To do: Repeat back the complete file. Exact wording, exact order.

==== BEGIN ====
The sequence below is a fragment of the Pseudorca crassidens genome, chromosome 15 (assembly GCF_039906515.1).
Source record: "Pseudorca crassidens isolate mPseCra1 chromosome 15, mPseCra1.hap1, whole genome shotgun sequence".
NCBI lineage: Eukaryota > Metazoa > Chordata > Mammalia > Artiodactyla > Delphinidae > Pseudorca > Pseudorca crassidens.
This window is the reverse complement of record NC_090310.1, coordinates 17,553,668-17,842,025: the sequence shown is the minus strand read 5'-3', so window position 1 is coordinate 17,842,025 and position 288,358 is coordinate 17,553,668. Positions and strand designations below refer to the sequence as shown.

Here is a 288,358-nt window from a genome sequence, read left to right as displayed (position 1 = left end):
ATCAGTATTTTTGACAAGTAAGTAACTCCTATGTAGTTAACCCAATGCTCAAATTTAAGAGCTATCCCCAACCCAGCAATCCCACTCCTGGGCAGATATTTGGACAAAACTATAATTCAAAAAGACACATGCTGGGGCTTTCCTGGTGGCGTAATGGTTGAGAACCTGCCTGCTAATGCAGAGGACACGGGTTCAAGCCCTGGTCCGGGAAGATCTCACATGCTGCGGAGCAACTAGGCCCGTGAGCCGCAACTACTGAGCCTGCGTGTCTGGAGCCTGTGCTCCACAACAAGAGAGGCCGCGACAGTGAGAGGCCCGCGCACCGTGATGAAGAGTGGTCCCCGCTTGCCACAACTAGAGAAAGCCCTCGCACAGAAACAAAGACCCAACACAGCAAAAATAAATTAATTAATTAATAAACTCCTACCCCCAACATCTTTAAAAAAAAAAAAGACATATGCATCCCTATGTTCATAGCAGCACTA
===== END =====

The sequence below is a fragment of the Pseudorca crassidens genome, chromosome 15 (assembly GCF_039906515.1).
Source record: "Pseudorca crassidens isolate mPseCra1 chromosome 15, mPseCra1.hap1, whole genome shotgun sequence".
NCBI lineage: Eukaryota > Metazoa > Chordata > Mammalia > Artiodactyla > Delphinidae > Pseudorca > Pseudorca crassidens.
This window is the reverse complement of record NC_090310.1, coordinates 17,553,668-17,842,025: the sequence shown is the minus strand read 5'-3', so window position 1 is coordinate 17,842,025 and position 288,358 is coordinate 17,553,668. Positions and strand designations below refer to the sequence as shown.

Here is a 288,358-nt window from a genome sequence, read left to right as displayed (position 1 = left end):
ATCAGTATTTTTGACAAGTAAGTAACTCCTATGTAGTTAACCCAATGCTCAAATTTAAGAGCTATCCCCAACCCAGCAATCCCACTCCTGGGCAGATATTTGGACAAAACTATAATTCAAAAAGACACATGCTGGGGCTTTCCTGGTGGCGTAATGGTTGAGAACCTGCCTGCTAATGCAGAGGACACGGGTTCAAGCCCTGGTCCGGGAAGATCTCACATGCTGCGGAGCAACTAGGCCCGTGAGCCGCAACTACTGAGCCTGCGTGTCTGGAGCCTGTGCTCCACAACAAGAGAGGCCGCGACAGTGAGAGGCCCGCGCACCGTGATGAAGAGTGGTCCCCGCTTGCCACAACTAGAGAAAGCCCTCGCACAGAAACAAAGACCCAACACAGCAAAAATAAATTAATTAATTAATAAACTCCTACCCCCAACATCTTTAAAAAAAAAAAAGACATATGCATCCCTATGTTCATAGCAGCACTA